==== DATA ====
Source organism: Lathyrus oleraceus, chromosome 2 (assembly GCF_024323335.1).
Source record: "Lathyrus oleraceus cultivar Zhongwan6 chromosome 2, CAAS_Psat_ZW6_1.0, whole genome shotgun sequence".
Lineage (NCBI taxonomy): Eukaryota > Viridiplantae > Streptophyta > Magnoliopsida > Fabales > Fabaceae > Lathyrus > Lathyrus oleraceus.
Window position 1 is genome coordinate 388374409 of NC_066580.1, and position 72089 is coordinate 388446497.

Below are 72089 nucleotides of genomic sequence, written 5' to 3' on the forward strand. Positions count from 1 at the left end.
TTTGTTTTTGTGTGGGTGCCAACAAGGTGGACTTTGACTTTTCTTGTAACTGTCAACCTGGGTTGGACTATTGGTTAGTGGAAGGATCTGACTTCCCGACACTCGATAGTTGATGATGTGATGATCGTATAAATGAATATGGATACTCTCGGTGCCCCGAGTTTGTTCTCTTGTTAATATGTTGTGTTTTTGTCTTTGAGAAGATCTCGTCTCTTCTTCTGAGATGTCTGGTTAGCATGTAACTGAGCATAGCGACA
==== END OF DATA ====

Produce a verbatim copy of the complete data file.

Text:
Source organism: Lathyrus oleraceus, chromosome 2 (assembly GCF_024323335.1).
Source record: "Lathyrus oleraceus cultivar Zhongwan6 chromosome 2, CAAS_Psat_ZW6_1.0, whole genome shotgun sequence".
Lineage (NCBI taxonomy): Eukaryota > Viridiplantae > Streptophyta > Magnoliopsida > Fabales > Fabaceae > Lathyrus > Lathyrus oleraceus.
Window position 1 is genome coordinate 388374409 of NC_066580.1, and position 72089 is coordinate 388446497.

Below are 72089 nucleotides of genomic sequence, written 5' to 3' on the forward strand. Positions count from 1 at the left end.
TTTGTTTTTGTGTGGGTGCCAACAAGGTGGACTTTGACTTTTCTTGTAACTGTCAACCTGGGTTGGACTATTGGTTAGTGGAAGGATCTGACTTCCCGACACTCGATAGTTGATGATGTGATGATCGTATAAATGAATATGGATACTCTCGGTGCCCCGAGTTTGTTCTCTTGTTAATATGTTGTGTTTTTGTCTTTGAGAAGATCTCGTCTCTTCTTCTGAGATGTCTGGTTAGCATGTAACTGAGCATAGCGACA